“This is the biggest shock of our lives as Christians. Never in our wildest imagination did we think this would happen.”
On 12 May 2019, gunmen stormed a church service in Dablo in Burkina Faso, West Africa, killing six Christians including the priest. They burned down the church, shops, health centre, and other buildings. Extremist Muslim groups have moved into the northern and eastern parts of the country. Pastor Daniel is just one of thousands who have been forced to flee.
“We have left everything we laboured for,” he laments. “Our children have been forced out of school. Some of our men have been killed without provocation.”
Burkina Faso is under attack.
Image: One of the churches that has been closed in Burkina Faso
Burkina Faso was known for peaceful coexistence between different religious and ethnic groups. But extremist Muslim groups have helped to change that. In the northern and eastern parts of Burkina Faso they are loudly proclaiming their allegiance to so-called Islamic State.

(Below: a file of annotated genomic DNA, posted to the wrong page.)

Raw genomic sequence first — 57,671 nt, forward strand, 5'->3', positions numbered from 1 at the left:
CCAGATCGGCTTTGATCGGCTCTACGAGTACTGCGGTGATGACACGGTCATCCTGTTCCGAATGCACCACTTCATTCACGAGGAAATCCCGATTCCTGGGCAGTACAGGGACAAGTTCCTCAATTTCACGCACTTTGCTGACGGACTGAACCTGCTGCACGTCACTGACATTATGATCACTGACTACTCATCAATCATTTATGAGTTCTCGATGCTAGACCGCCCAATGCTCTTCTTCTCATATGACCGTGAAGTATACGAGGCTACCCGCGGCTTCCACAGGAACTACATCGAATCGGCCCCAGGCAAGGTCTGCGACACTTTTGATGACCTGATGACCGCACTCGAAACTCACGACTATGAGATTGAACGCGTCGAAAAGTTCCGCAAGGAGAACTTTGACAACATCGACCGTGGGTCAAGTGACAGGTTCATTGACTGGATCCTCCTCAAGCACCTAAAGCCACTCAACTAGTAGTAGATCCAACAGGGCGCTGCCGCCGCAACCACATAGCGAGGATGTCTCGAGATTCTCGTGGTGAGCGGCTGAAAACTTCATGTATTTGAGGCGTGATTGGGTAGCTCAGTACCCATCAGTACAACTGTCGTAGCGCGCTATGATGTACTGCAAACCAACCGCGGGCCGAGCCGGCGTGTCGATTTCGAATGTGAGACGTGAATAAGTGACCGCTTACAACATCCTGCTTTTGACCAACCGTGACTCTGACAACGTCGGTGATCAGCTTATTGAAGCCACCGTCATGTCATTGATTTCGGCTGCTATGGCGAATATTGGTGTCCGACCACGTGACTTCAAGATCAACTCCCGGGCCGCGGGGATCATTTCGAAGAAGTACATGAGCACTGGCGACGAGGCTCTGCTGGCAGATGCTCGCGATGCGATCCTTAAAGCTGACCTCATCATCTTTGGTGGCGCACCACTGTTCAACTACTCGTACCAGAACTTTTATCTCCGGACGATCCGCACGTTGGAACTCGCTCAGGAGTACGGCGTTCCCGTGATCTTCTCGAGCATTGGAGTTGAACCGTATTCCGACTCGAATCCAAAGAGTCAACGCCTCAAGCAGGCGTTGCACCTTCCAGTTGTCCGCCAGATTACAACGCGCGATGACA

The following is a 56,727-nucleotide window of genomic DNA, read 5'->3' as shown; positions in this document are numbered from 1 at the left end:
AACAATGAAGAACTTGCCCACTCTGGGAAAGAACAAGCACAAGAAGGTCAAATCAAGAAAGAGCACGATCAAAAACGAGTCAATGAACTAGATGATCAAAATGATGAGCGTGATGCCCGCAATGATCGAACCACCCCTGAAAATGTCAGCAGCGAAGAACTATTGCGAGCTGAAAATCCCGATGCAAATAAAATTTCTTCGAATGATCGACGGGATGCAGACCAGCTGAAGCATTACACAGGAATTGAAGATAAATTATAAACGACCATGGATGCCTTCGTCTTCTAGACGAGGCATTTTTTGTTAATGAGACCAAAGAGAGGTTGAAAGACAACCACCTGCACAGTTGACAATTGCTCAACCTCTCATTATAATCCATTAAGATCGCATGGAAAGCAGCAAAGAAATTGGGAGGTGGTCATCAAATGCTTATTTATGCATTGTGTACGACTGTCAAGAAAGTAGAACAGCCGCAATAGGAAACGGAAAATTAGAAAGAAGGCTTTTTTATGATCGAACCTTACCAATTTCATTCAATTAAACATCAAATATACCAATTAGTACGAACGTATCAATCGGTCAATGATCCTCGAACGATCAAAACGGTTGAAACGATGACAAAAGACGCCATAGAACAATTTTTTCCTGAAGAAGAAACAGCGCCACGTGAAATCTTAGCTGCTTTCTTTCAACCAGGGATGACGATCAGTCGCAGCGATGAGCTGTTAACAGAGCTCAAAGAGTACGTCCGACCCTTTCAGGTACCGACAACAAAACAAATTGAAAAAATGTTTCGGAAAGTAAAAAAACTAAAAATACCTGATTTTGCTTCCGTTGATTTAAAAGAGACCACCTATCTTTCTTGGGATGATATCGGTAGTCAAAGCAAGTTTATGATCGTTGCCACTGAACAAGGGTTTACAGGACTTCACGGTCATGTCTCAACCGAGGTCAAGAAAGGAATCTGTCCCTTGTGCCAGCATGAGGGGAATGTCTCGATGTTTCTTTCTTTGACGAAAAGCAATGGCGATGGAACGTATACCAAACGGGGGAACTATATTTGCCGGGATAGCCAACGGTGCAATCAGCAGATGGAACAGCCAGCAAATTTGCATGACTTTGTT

The church has been targeted. In the space of four months, seven targeted attacks have claimed the lives of 23 Christians. An unknown number of pastors and their families have been kidnapped and remain in captivity. On 27 June, four Christians in the village of Bani were killed by an armed group who targeted those wearing crosses.
“The Jihadists started threatening the church by sending warnings to stop worship services in the communities of Arbinda, Dablo, Djibo, Kongoussi and others,” said an Open Doors team member who has been to visit displaced Christians. “At first, they said they were against women and men worshipping together in the same church. Then, in no time, the believers were warned not to hold any Christian worship services at all.”
Image: Some of the displaced Christians
More than 5,000 pastors and church members have been forced into camps for internally displaced people or are taking refuge with family and friends in the south or central regions. Over 200 churches have been closed in northern parts of the country, to avoid further attacks.
Open Doors teams have been into the country to meet with displaced Christians, encouraging them to remain strong and reassuring them that they are not alone.
We support people who are beaten, tortured,
imprisoned, falsely accused, and hated simply for following Jesus.